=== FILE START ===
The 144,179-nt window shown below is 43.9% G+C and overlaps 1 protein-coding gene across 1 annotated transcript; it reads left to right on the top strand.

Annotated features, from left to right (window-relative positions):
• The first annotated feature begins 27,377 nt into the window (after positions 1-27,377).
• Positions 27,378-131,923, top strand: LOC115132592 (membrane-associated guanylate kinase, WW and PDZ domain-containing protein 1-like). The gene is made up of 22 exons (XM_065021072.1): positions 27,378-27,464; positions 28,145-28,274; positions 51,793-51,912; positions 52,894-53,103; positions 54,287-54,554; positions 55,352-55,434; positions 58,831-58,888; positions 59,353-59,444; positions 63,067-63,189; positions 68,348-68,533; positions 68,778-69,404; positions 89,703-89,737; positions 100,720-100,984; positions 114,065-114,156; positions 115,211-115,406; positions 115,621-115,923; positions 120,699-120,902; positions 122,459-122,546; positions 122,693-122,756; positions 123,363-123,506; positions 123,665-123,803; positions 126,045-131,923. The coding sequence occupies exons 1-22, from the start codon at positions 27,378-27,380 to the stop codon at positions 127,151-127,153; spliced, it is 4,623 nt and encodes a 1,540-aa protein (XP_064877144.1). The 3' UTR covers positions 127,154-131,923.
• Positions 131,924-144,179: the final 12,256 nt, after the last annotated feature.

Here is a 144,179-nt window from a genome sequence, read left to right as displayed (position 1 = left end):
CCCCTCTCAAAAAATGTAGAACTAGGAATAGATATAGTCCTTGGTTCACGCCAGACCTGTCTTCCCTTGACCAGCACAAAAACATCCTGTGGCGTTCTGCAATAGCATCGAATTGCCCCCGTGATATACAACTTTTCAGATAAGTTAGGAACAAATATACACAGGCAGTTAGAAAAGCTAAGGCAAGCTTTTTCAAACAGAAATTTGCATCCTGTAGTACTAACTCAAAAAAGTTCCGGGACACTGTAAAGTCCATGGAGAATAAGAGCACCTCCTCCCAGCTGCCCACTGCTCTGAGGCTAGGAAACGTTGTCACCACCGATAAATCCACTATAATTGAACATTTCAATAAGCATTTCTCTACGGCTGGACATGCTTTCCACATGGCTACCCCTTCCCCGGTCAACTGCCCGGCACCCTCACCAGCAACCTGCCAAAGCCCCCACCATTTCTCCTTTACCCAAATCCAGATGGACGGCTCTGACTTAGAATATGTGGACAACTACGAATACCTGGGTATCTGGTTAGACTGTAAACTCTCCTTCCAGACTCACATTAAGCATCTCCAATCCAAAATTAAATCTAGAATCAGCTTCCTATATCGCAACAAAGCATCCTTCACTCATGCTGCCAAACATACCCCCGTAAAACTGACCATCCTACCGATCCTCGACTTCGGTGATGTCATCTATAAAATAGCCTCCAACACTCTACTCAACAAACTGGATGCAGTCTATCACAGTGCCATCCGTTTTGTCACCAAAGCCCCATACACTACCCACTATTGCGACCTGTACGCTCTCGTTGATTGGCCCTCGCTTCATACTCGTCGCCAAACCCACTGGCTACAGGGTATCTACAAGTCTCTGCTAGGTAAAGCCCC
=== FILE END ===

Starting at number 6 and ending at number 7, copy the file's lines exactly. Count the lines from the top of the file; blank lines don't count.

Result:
Here is a 144,179-nt window from a genome sequence, read left to right as displayed (position 1 = left end):
CCCCTCTCAAAAAATGTAGAACTAGGAATAGATATAGTCCTTGGTTCACGCCAGACCTGTCTTCCCTTGACCAGCACAAAAACATCCTGTGGCGTTCTGCAATAGCATCGAATTGCCCCCGTGATATACAACTTTTCAGATAAGTTAGGAACAAATATACACAGGCAGTTAGAAAAGCTAAGGCAAGCTTTTTCAAACAGAAATTTGCATCCTGTAGTACTAACTCAAAAAAGTTCCGGGACACTGTAAAGTCCATGGAGAATAAGAGCACCTCCTCCCAGCTGCCCACTGCTCTGAGGCTAGGAAACGTTGTCACCACCGATAAATCCACTATAATTGAACATTTCAATAAGCATTTCTCTACGGCTGGACATGCTTTCCACATGGCTACCCCTTCCCCGGTCAACTGCCCGGCACCCTCACCAGCAACCTGCCAAAGCCCCCACCATTTCTCCTTTACCCAAATCCAGATGGACGGCTCTGACTTAGAATATGTGGACAACTACGAATACCTGGGTATCTGGTTAGACTGTAAACTCTCCTTCCAGACTCACATTAAGCATCTCCAATCCAAAATTAAATCTAGAATCAGCTTCCTATATCGCAACAAAGCATCCTTCACTCATGCTGCCAAACATACCCCCGTAAAACTGACCATCCTACCGATCCTCGACTTCGGTGATGTCATCTATAAAATAGCCTCCAACACTCTACTCAACAAACTGGATGCAGTCTATCACAGTGCCATCCGTTTTGTCACCAAAGCCCCATACACTACCCACTATTGCGACCTGTACGCTCTCGTTGATTGGCCCTCGCTTCATACTCGTCGCCAAACCCACTGGCTACAGGGTATCTACAAGTCTCTGCTAGGTAAAGCCCC